"I realized that when you love you must either, in your reasoning about that love, start from what is higher, more important than happiness or unhappiness, sin or virtue in their usual meaning, or you must not reason at all." I ask my students what's meant by these lines, and while they tell me, notice that in a far corner of the room, the poised, soft-spoken girl who is my most inteeligent, my prettiest--and my most bored and arrogant--student is finishing off a candy bar and a Coke for lunch.

You must read the rest for yourself. But what is here is beautifully, roundly written, with sentences that roll and flow out, filling up and expanding, meaning at first little, but when reread, becoming more revealing, more inviting, more explanatory of the difficulty of David Kepesh. And while these difficulties are more often than not spelled out in the sexual relations of Mr. Kepesh, they stem from a deeper source, an unexamined stream--a place that Mr. Kepesh, to this point at least, refuses to go and refuses to see.

What evolves is an amazingly convoluted, but full portrait of a man in his dissatisfaction. And while one might expect such a portrait to be depressing, perhaps to weigh one day more than it ought--this never seems to happen. Mr. Roth by the power of language alone, carries us along and amuses us. Indeed, this story at least is by turns amusing and dark--and the wonderful point is that the amusement itself is rarely dark. It stems in part for the realization that they people Roth writes about are much like ourselves--that we all (men that is--I can't imagine that Roth's writing has much appeal for women) live in much the same unexamined way. Oh, those of us who are introspective selectively examine the faults and virtues we wish to acknowledge. But we are actually like that overstuffed closet that, when the door opens, we struggle and struggle to push everything back in and seal the door behind it. We can never completely seal the door and the next time it bursts open, we're back in the mess. And there is something delightfully lifelike and refreshing to find others in similar predicaments, although not necessarily for exactly the same reasons.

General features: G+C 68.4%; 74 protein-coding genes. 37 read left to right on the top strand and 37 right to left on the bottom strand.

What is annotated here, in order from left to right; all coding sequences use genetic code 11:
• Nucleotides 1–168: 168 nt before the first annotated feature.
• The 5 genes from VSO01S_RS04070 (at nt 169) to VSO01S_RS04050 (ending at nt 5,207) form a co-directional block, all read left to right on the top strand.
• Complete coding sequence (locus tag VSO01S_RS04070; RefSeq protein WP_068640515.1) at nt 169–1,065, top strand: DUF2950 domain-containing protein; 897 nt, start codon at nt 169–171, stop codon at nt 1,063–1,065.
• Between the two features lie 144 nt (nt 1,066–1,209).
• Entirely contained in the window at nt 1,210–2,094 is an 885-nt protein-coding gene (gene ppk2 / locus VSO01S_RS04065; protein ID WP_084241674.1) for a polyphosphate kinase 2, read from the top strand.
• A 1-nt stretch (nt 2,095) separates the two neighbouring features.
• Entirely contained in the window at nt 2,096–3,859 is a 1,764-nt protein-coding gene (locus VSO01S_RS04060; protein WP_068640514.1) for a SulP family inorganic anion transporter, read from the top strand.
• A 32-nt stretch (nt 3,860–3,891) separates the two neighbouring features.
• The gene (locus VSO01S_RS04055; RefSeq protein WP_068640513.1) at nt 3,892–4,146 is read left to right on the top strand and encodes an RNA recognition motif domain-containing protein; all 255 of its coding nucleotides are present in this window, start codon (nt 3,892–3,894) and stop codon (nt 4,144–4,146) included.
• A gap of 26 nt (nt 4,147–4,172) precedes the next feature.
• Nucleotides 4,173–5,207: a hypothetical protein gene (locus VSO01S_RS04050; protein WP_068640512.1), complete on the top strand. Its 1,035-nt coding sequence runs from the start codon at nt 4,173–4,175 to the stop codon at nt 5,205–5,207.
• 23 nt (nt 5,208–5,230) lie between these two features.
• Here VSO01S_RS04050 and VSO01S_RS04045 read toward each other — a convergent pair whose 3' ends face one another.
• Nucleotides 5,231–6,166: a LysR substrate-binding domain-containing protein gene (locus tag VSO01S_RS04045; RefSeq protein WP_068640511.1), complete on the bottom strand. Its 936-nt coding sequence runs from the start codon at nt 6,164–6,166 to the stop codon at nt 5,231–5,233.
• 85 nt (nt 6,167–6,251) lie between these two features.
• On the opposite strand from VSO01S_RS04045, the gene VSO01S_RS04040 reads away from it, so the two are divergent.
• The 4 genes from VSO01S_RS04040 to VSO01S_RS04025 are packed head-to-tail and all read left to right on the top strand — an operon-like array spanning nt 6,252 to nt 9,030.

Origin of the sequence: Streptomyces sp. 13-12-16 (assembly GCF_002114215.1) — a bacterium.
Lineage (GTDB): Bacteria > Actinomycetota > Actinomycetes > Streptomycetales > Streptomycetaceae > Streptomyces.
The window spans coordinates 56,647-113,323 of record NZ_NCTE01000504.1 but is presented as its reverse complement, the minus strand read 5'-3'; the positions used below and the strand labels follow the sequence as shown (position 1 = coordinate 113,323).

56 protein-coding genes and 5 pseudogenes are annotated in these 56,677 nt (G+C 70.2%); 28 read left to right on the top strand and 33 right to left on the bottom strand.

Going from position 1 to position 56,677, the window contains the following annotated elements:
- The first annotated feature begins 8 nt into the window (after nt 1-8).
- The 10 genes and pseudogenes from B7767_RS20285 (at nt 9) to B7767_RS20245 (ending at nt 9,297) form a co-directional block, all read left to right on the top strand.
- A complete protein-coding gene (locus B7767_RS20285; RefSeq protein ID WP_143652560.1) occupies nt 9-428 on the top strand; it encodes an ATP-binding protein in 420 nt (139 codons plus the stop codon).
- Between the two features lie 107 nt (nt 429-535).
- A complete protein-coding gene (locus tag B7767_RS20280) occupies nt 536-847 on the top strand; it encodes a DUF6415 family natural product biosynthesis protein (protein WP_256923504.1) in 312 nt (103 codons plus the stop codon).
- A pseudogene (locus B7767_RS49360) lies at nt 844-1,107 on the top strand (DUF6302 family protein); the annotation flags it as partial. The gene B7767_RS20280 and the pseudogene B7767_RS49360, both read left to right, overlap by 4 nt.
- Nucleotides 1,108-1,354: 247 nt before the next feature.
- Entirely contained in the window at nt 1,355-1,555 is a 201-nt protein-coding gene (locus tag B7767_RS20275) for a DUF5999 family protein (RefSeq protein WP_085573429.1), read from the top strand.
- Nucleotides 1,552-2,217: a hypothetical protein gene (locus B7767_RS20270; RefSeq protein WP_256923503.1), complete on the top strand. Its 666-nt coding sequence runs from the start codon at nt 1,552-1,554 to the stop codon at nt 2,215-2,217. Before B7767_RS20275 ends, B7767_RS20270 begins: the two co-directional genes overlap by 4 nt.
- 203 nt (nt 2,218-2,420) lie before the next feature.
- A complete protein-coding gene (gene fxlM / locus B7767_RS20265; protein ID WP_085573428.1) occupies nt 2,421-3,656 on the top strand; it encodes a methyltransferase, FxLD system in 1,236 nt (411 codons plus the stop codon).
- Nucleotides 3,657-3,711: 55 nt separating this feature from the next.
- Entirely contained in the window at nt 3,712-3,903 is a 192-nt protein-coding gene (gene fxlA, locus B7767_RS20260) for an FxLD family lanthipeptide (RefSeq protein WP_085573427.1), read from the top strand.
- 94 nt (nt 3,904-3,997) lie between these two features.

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Interesting Insights Along the Way


The following entry was originally posted by Paul Draper on his facebook site. I think the thought, while perhaps a bit simplified, is a starting point for an excursus into the understanding of the interface of science and religion.

The Marvelous Tale of Chaperonin, the Patron Saint of Useless Proteins
Paul Draper

September 9, 2009 at 1:08pm

I know next to nothing about biology, and I yesterday I heard the most amazing thing, mentioned almost in passing. I was struck dumb by it, but I get the feeling that if I said, "Wait a sec, that's extraordinary!" a biologist would say, "Oh, yeah, crazy s&$# like that happens all over the place in biology." And I'm going to try to explain this in the way I understand it, not the way a biologist would understand it, because... well, I'm not a biologist.

Proteins are made of long chains of amino acids, which are little T-shaped molecules, and where the left tip of the cross-bar of the T of one molecule connects with the right tip of the cross-bar of the T in the next molecule, leaving all those vertical legs sticking out of the side of the chain. There are 20 different kinds of those vertical legs, and they all have different chemical widgets at the ends. Some have the chemical equivalent of velcro side A, some velcro side B, some hooks, some eyes, some magnetic north poles, some magnetic south poles, some little oily bits that recoil from water, and so on.